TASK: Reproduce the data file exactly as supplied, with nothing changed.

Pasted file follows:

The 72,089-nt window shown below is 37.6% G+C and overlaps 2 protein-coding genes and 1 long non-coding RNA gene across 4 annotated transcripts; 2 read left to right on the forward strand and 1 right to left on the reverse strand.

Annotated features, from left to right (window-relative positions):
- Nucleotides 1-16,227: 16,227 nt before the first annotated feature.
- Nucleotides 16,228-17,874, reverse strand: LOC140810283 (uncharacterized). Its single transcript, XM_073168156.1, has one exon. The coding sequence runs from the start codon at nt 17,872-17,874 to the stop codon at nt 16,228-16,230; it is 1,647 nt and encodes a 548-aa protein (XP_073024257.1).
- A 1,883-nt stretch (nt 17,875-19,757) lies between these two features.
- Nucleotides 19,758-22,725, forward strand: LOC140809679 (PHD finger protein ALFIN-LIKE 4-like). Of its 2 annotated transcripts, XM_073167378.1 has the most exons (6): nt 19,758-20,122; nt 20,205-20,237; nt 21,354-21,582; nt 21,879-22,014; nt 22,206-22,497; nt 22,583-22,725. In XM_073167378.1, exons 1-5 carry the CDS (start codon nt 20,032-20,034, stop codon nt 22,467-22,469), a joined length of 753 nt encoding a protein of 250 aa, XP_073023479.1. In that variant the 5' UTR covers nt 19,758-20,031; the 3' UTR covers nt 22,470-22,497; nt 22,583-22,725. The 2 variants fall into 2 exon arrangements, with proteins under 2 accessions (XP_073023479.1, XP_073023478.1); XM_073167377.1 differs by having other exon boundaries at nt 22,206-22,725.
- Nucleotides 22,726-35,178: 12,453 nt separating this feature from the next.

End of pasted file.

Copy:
The 72,089-nt window shown below is 37.6% G+C and overlaps 2 protein-coding genes and 1 long non-coding RNA gene across 4 annotated transcripts; 2 read left to right on the forward strand and 1 right to left on the reverse strand.

Annotated features, from left to right (window-relative positions):
- Nucleotides 1-16,227: 16,227 nt before the first annotated feature.
- Nucleotides 16,228-17,874, reverse strand: LOC140810283 (uncharacterized). Its single transcript, XM_073168156.1, has one exon. The coding sequence runs from the start codon at nt 17,872-17,874 to the stop codon at nt 16,228-16,230; it is 1,647 nt and encodes a 548-aa protein (XP_073024257.1).
- A 1,883-nt stretch (nt 17,875-19,757) lies between these two features.
- Nucleotides 19,758-22,725, forward strand: LOC140809679 (PHD finger protein ALFIN-LIKE 4-like). Of its 2 annotated transcripts, XM_073167378.1 has the most exons (6): nt 19,758-20,122; nt 20,205-20,237; nt 21,354-21,582; nt 21,879-22,014; nt 22,206-22,497; nt 22,583-22,725. In XM_073167378.1, exons 1-5 carry the CDS (start codon nt 20,032-20,034, stop codon nt 22,467-22,469), a joined length of 753 nt encoding a protein of 250 aa, XP_073023479.1. In that variant the 5' UTR covers nt 19,758-20,031; the 3' UTR covers nt 22,470-22,497; nt 22,583-22,725. The 2 variants fall into 2 exon arrangements, with proteins under 2 accessions (XP_073023479.1, XP_073023478.1); XM_073167377.1 differs by having other exon boundaries at nt 22,206-22,725.
- Nucleotides 22,726-35,178: 12,453 nt separating this feature from the next.